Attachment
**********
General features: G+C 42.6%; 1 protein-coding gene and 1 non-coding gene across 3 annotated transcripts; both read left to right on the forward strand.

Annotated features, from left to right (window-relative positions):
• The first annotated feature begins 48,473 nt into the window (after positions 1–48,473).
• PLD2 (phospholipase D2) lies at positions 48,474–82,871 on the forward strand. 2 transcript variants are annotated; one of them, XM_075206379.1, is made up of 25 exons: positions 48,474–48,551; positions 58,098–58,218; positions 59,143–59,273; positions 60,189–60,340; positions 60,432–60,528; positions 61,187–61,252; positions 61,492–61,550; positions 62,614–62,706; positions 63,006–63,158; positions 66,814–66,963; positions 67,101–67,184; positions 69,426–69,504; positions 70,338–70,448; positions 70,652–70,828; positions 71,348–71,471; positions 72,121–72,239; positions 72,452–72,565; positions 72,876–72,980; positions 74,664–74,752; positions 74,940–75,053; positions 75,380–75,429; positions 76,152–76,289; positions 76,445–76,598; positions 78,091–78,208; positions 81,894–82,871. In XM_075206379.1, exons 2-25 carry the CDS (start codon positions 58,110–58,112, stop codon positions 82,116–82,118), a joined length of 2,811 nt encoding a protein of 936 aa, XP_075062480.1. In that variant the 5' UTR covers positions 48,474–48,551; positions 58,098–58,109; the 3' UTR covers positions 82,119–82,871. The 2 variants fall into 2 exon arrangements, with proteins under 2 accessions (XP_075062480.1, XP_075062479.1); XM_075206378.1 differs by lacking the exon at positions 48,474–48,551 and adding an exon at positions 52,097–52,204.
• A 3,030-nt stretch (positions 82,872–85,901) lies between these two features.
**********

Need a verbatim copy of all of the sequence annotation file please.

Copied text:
General features: G+C 42.6%; 1 protein-coding gene and 1 non-coding gene across 3 annotated transcripts; both read left to right on the forward strand.

Annotated features, from left to right (window-relative positions):
• The first annotated feature begins 48,473 nt into the window (after positions 1–48,473).
• PLD2 (phospholipase D2) lies at positions 48,474–82,871 on the forward strand. 2 transcript variants are annotated; one of them, XM_075206379.1, is made up of 25 exons: positions 48,474–48,551; positions 58,098–58,218; positions 59,143–59,273; positions 60,189–60,340; positions 60,432–60,528; positions 61,187–61,252; positions 61,492–61,550; positions 62,614–62,706; positions 63,006–63,158; positions 66,814–66,963; positions 67,101–67,184; positions 69,426–69,504; positions 70,338–70,448; positions 70,652–70,828; positions 71,348–71,471; positions 72,121–72,239; positions 72,452–72,565; positions 72,876–72,980; positions 74,664–74,752; positions 74,940–75,053; positions 75,380–75,429; positions 76,152–76,289; positions 76,445–76,598; positions 78,091–78,208; positions 81,894–82,871. In XM_075206379.1, exons 2-25 carry the CDS (start codon positions 58,110–58,112, stop codon positions 82,116–82,118), a joined length of 2,811 nt encoding a protein of 936 aa, XP_075062480.1. In that variant the 5' UTR covers positions 48,474–48,551; positions 58,098–58,109; the 3' UTR covers positions 82,119–82,871. The 2 variants fall into 2 exon arrangements, with proteins under 2 accessions (XP_075062480.1, XP_075062479.1); XM_075206378.1 differs by lacking the exon at positions 48,474–48,551 and adding an exon at positions 52,097–52,204.
• A 3,030-nt stretch (positions 82,872–85,901) lies between these two features.